Featuring an extensive list of international cohorts across the neurodegenerative disease spectrum, the Cohort Catalogue is a central, open, accessible repository for researchers to discover ongoing studies and search metadata by disease area, biosample availability, imaging and cognitive data, and more.
We are delighted to contribute to this exciting novel biomarker discovery platform.
- Professor Michele Hu
EPND and the University of Oxford
The EPND consortium brings together experts in neurodegeneration research, data science, diagnosis and treatment from 29 public and private organisations. The University of Oxford's involvement is through the Oxford Parkinson's Disease Centre, where Professor Michele Hu is leading collation of UK-wide biosamples from Parkinson's participants including plasma, serum and spinal fluid.
Funded by the European Union's Innovative Medicines Initiative, EPND aims to accelerate the identification, development, and validation of biomarkers for neurodegenerative diseases, by establishing a data- and sample-sharing platform for collaborative, large-scale research. The Alzheimer's Disease Data Initiative's AD Workbench will power the EPND platform, connecting it to a global network of permissioned users and contributors.
According to Niranjan Bose of Gates Ventures, a member of EPND's Project Management Team, 'EPND is committed to revolutionising scientific breakthroughs in the effort to diagnose, treat, and prevent neurodegenerative diseases. The Cohort Catalogue is a first step towards data and sample sharing, by increasing visibility and awareness of neurodegeneration research studies, to maximise the benefit and impact of neurodegeneration research.'
Currently, 67 research cohorts are included in the Catalogue, with sites in 17 countries across Europe. In total, these neurodegenerative disease cohorts represent 159,675 research participants over 12 different disease areas, with a particular focus on Alzheimer's disease, Parkinson's disease and dementia with Lewy bodies, but also including participants with rarer diseases like amyotrophic lateral sclerosis (ALS) and multiple system atrophy (MSA).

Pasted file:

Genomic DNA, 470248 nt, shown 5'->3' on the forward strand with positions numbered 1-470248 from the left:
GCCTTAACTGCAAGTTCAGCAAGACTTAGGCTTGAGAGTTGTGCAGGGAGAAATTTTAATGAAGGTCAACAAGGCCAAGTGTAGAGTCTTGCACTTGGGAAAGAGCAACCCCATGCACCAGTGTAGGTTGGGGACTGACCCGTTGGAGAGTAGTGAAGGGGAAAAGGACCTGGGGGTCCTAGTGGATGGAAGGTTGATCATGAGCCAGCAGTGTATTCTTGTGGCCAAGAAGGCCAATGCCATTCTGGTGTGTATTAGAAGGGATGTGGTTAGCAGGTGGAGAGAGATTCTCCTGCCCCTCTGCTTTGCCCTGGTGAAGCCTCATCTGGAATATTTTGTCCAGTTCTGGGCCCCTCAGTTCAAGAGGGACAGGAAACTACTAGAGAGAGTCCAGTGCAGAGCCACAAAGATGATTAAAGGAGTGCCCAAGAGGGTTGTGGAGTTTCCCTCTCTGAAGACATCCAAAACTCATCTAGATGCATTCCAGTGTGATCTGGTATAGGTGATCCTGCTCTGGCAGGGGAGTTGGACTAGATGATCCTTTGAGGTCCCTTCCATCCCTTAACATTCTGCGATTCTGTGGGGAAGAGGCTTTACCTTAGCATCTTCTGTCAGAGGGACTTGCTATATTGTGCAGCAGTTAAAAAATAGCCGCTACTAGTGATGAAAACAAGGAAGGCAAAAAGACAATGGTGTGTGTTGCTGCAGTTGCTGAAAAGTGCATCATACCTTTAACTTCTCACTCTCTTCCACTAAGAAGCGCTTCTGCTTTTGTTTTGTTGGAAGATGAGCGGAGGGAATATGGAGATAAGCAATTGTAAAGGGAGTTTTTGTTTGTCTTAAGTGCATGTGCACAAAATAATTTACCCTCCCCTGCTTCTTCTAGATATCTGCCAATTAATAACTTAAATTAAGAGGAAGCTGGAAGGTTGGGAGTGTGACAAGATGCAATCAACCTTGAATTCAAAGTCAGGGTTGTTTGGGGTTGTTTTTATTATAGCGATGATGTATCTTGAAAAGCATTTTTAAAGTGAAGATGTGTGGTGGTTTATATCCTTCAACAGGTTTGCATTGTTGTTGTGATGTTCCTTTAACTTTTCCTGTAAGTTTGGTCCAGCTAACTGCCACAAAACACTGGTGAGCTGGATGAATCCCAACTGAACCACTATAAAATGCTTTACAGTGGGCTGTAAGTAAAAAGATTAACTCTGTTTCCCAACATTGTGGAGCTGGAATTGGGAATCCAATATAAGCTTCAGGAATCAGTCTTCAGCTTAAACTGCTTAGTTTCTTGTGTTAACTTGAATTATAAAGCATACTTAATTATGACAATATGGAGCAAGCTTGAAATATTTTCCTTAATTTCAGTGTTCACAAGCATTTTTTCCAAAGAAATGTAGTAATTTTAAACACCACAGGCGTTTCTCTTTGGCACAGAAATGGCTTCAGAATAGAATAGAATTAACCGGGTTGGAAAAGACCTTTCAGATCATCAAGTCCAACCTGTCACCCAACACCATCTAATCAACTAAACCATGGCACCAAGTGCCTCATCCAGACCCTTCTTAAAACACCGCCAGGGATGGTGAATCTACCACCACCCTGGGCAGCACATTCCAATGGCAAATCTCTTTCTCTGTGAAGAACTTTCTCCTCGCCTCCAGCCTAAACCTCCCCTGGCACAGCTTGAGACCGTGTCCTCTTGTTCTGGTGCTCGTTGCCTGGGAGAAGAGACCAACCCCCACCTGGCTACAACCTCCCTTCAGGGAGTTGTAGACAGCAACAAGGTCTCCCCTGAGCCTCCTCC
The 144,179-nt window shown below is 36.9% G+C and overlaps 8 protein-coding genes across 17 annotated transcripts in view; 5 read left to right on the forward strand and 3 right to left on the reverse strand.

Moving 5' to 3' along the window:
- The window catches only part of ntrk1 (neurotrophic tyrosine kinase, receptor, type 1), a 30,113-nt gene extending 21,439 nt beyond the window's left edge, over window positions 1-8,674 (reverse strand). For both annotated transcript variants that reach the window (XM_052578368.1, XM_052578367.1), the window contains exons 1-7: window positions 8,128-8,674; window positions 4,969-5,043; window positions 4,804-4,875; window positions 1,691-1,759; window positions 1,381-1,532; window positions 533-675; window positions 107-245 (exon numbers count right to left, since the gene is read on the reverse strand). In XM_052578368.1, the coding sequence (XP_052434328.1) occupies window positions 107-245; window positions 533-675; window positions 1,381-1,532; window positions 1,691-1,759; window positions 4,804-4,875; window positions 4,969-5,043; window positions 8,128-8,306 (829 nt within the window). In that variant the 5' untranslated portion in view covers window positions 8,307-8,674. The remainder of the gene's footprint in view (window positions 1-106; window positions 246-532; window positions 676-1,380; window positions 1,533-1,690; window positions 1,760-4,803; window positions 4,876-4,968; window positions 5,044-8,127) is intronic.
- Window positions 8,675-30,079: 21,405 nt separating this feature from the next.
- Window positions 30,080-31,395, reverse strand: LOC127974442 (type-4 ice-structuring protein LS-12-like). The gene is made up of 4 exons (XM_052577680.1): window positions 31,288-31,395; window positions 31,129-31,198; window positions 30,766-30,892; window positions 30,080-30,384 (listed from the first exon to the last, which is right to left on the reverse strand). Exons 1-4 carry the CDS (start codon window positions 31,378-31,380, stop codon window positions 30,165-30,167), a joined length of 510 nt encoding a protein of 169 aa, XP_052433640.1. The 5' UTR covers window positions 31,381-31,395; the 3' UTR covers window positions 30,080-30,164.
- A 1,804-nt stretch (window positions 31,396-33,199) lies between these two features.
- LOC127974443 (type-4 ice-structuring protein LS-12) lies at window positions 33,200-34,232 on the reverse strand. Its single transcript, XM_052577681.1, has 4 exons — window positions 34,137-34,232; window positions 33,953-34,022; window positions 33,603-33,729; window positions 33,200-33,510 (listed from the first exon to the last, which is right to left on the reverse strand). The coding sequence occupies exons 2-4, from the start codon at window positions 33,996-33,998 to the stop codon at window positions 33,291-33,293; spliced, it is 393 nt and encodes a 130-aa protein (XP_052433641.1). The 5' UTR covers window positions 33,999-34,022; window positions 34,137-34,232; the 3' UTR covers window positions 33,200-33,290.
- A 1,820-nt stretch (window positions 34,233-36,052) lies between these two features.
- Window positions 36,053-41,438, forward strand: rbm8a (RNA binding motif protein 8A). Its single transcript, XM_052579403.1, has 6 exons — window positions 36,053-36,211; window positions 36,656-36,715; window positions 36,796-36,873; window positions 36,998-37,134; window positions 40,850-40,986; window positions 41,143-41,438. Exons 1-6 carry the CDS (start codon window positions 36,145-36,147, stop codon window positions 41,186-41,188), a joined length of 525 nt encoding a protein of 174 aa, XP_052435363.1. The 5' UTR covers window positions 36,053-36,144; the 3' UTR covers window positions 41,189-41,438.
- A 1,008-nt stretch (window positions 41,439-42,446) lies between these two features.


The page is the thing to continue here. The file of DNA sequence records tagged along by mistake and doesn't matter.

'To ensure the Cohort Catalogue would be as useful as possible, we incorporated a vast array of metadata for each cohort, including whether plasma and cerebrospinal fluid samples are included, or MRI or amyloid PET scan images,' said EPND co-Coordinator and clinical epidemiologist, Pieter-Jelle Visser. 'This way, researchers have a single location to easily search – and discover – the complete landscape of neurodegenerative disease cohorts across Europe, and beyond.'
Using the Catalogue, researchers can search and filter cohorts by metadata characteristics, to discover cohorts that could be useful in their own research. Through the Catalogue "contact cohort" feature, researchers can engage with cohorts of interest, to kick-start new collaborations, initiate the sharing of clinical data and biosamples, and partner on funding applications. The Catalogue also offers self-service tools for researchers to add and manage their cohort listings with ease. Additional features and benefits are currently under development to extend the size and scope of the catalogue, and support the research community with enhanced discovery and future request and analysis options.
If you're interested in adding your cohort to the Catalogue, visit the EPND website to register.
The EPND project has received funding from the IMI 2 Joint Undertaking (JU) under grant agreement No. 101034344. The IMI JU receives support from the European Union's Horizon 2020 research and innovation programme and EFPIA.